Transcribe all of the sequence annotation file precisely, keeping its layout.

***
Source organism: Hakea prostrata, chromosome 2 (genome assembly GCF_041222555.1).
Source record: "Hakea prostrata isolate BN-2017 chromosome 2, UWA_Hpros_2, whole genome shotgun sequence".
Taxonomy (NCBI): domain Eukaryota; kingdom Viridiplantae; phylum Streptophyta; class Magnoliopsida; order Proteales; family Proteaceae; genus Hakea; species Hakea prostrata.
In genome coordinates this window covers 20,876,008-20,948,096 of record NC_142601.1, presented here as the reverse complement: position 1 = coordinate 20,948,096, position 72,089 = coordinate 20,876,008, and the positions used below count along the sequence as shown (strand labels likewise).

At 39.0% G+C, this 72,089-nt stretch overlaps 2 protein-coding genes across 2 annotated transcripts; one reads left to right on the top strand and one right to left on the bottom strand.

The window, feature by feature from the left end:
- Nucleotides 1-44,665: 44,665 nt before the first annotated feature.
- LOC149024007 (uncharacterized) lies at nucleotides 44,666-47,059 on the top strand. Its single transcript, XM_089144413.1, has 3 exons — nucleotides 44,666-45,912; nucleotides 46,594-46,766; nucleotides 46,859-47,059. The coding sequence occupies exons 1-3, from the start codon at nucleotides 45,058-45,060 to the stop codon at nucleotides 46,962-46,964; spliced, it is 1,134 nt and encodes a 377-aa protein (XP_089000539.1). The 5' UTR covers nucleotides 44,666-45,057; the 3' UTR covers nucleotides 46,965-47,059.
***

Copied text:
Source organism: Hakea prostrata, chromosome 2 (genome assembly GCF_041222555.1).
Source record: "Hakea prostrata isolate BN-2017 chromosome 2, UWA_Hpros_2, whole genome shotgun sequence".
Taxonomy (NCBI): domain Eukaryota; kingdom Viridiplantae; phylum Streptophyta; class Magnoliopsida; order Proteales; family Proteaceae; genus Hakea; species Hakea prostrata.
In genome coordinates this window covers 20,876,008-20,948,096 of record NC_142601.1, presented here as the reverse complement: position 1 = coordinate 20,948,096, position 72,089 = coordinate 20,876,008, and the positions used below count along the sequence as shown (strand labels likewise).

At 39.0% G+C, this 72,089-nt stretch overlaps 2 protein-coding genes across 2 annotated transcripts; one reads left to right on the top strand and one right to left on the bottom strand.

The window, feature by feature from the left end:
- Nucleotides 1-44,665: 44,665 nt before the first annotated feature.
- LOC149024007 (uncharacterized) lies at nucleotides 44,666-47,059 on the top strand. Its single transcript, XM_089144413.1, has 3 exons — nucleotides 44,666-45,912; nucleotides 46,594-46,766; nucleotides 46,859-47,059. The coding sequence occupies exons 1-3, from the start codon at nucleotides 45,058-45,060 to the stop codon at nucleotides 46,962-46,964; spliced, it is 1,134 nt and encodes a 377-aa protein (XP_089000539.1). The 5' UTR covers nucleotides 44,666-45,057; the 3' UTR covers nucleotides 46,965-47,059.